Blood hormone and metabolites in ruminants are also influenced by feed deprivation. Plasma cortisol concentration, a good indicator of welfare status during the preslaughter period in food animals , increases in sheep  and goats  due to feed deprivation. Feed deprivation also alters plasma glucose [20, 21], urea nitrogen [10, 12], and non-esterified fatty acid [22, 23]. Kannan et al.  reported an increase in creatine kinase activity in the circulation during preslaughter feed deprivation in goats.
The objectives of this study were, therefore, to estimate the efficacy of preslaughter diet (concentrate vs roughage) and feed deprivation time (12 vs. 24 h) on E. coli and other enteric bacterial population on skin and carcass, as well as to determine the effects on blood hormone and metabolites in sheep and goats.
Animal feeding and feed deprivation treatments
Ingredient composition of concentrate diet 1,2 fed to sheep and goats
Behavior of each animal was monitored for a 90-min period before slaughter. The weather conditions were identical on the experimental days. Minimum temperatures ranged from 5 to 7°C and maximum temperatures ranged from 18 to 20°C. Standing, moving, agonistic (ramming, jumping, horning, and head butting) lying and drinking behaviors were recorded. Behavioral observations were made every minute using the scan sampling method in each pen (from pen 1 to 8) . At each monitoring period, the number of animals performing each behavior was recorded. Animals were slaughtered in a predetermined order and rotated among pens to avoid confounding of effects.
Blood sampling and analysis
Blood samples were collected from each animal at the beginning of the feeding trial (pretrial) and prior to slaughter. Blood samples were collected by trained personnel via jugular venipuncture into 10 mL Vacutainer tubes containing 81 μL of 15% EDTA solution and immediately placed on ice. All efforts were made not to agitate the animals during sampling. Plasma was separated by centrifugation at 1,000 × g for 30 min in a Sorvall Superspeed model 5RC2-B automatic refrigerated centrifuge (Ivan Sorvall Inc., Newton, CT) and stored in a 10-mL vial at -20°C for determination of plasma cortisol, glucose, creatine kinase (CK), urea nitrogen (PUN), and non-esterified fatty acid (NEFA) concentrations.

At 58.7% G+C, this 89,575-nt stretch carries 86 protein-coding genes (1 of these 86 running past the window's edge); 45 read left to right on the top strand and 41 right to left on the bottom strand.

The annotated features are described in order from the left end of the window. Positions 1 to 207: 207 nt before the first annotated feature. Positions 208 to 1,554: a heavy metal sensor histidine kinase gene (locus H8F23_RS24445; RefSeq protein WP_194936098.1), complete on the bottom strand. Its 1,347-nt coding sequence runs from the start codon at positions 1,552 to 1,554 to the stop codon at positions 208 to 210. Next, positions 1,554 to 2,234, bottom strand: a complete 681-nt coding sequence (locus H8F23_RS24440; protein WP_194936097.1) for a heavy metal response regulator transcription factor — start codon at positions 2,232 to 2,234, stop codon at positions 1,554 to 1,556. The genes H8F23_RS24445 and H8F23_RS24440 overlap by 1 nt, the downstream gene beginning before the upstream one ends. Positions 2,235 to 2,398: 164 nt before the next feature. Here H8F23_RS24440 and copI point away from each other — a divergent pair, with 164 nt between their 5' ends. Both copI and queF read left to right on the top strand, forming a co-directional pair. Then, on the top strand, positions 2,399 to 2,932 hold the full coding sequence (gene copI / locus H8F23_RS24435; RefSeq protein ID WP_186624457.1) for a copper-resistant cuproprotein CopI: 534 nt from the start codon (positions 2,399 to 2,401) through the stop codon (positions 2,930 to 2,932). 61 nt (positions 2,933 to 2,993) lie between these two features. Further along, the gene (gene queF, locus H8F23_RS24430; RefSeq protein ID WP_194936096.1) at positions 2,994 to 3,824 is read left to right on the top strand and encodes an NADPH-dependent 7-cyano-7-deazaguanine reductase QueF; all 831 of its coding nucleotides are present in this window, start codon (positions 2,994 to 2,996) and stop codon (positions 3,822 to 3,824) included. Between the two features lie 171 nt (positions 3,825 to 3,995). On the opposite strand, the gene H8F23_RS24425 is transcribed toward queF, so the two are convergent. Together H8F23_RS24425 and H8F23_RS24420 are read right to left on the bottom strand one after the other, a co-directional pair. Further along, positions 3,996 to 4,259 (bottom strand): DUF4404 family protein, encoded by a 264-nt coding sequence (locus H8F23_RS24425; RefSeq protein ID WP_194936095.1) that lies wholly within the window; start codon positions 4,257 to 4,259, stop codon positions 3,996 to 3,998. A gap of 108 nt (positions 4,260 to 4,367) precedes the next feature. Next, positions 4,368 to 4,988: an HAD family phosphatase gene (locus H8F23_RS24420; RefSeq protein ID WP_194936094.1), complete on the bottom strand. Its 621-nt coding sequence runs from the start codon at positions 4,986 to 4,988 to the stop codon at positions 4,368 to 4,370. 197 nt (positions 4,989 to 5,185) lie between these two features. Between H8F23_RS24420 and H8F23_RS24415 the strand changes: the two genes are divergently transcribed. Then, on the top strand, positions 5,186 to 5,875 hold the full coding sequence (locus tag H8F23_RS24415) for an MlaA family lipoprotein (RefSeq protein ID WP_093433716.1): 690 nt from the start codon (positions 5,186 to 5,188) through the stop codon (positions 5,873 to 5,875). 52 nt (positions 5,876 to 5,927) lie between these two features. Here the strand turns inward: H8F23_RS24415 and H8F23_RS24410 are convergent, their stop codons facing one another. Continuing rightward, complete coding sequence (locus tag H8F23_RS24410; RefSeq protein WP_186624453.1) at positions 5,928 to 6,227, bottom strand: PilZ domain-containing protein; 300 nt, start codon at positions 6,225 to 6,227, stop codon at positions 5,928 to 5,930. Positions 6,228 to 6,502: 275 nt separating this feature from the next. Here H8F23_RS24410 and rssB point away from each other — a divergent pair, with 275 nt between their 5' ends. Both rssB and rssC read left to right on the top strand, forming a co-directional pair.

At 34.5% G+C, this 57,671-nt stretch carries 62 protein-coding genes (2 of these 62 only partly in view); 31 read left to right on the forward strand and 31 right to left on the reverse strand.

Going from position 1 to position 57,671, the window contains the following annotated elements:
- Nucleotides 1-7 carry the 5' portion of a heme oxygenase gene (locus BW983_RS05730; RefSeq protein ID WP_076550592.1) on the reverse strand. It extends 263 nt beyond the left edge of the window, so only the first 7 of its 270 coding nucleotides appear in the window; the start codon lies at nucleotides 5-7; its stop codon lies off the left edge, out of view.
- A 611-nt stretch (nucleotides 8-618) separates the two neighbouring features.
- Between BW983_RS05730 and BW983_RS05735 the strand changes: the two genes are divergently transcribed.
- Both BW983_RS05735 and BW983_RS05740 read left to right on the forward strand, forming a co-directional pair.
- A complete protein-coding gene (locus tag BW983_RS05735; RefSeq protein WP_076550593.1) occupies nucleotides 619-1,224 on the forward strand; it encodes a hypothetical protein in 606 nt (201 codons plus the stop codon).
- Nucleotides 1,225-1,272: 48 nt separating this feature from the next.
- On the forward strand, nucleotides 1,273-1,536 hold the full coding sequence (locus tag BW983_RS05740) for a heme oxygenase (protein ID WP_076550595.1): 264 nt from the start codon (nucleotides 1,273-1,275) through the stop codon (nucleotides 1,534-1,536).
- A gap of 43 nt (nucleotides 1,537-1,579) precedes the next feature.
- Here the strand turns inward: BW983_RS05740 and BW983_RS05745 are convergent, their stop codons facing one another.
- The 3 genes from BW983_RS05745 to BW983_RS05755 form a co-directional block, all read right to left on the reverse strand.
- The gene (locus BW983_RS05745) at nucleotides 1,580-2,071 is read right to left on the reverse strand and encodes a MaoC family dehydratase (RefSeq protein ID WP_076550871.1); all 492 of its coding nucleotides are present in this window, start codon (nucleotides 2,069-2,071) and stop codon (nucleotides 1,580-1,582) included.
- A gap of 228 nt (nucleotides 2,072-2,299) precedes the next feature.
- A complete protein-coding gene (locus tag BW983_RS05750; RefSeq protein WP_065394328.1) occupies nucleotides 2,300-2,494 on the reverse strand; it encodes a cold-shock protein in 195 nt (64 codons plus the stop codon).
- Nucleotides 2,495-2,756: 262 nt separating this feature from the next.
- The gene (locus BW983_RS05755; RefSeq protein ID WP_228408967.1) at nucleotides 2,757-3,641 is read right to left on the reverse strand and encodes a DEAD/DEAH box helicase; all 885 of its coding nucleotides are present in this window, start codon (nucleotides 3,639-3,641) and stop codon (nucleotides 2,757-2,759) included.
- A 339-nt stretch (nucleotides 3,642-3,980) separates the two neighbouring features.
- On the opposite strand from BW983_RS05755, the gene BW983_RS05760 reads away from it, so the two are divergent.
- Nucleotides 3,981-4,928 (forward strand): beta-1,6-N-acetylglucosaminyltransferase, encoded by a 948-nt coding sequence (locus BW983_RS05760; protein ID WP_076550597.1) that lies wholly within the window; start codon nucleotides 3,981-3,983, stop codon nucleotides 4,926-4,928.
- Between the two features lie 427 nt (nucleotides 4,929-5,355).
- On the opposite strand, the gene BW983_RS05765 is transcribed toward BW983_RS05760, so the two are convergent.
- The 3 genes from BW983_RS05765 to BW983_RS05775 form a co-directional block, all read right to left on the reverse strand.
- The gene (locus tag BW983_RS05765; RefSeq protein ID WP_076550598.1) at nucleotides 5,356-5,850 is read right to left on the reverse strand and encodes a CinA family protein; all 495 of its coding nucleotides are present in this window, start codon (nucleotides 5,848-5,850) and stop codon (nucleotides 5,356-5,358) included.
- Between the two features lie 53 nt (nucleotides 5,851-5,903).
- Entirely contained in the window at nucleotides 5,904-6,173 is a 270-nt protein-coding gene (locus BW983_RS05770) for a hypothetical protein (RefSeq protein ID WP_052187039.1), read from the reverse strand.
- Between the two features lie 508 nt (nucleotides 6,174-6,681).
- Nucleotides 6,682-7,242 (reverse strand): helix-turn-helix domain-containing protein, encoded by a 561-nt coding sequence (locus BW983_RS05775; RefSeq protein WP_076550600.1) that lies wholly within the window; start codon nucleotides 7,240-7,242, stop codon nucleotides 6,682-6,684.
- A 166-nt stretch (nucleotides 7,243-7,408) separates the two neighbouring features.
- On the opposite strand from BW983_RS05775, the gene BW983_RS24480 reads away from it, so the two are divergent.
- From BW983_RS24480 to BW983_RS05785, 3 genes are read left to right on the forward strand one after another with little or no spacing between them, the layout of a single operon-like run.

Plasma cortisol concentrations were determined using a Coat-A-Count radioimmunoassay (RIA) kit (Diagnostic Product Corp., Los Angeles, CA) as described by Kannan et al. . Blood glucose and PUN concentrations and CK activity were analyzed using an IDEXX VetTest® instrument (IDEXX Laboratories Inc., Westbrook, ME). The plasma sample was delivered into a pipette tip and dispensed onto each metabolite testing slide. As the sample was absorbed and filtered through the layers of the slides, color changes occurred due to biochemical reactions. The color and intensity were measured by an optical system. Plasma NEFA concentrations were analyzed using a commercially available kit (Wako Chemicals, Richmond, VA) as described by Kannan et al. . The assay was performed using acetyl CoA synthetase/acetyl-CoA oxidase method (NEFA C Code No. 994–75409 E). The absorbance values were determined using a Shimadzu® (Model UV-2401 PC) UV–VIS spectrophotometer (Shimadzu Scientific Instruments, Inc., Columbia, MD).
Carcass yield and muscle pH
Animals were weighed prior to slaughter and then processed at the FVSU slaughter and meat processing facility. After final carcass wash, hot carcass weights were recorded. Dressed carcasses were stored at 2°C for 24 h before fabrication. After 24 h cooling, cold carcass weights were also recorded. Dressing percent of each carcass was reported as carcass yield. Muscle pH was recorded at 0-(immediately after skinning) and 24-h postmortem using a portable pH meter (Fisher Scientific, Pittsburgh, PA) with a penetrating probe (Pakton® Model OKPH1000N, Fisher Scientific). The probe was inserted directly into the longissimus muscle of each carcass to measure pH.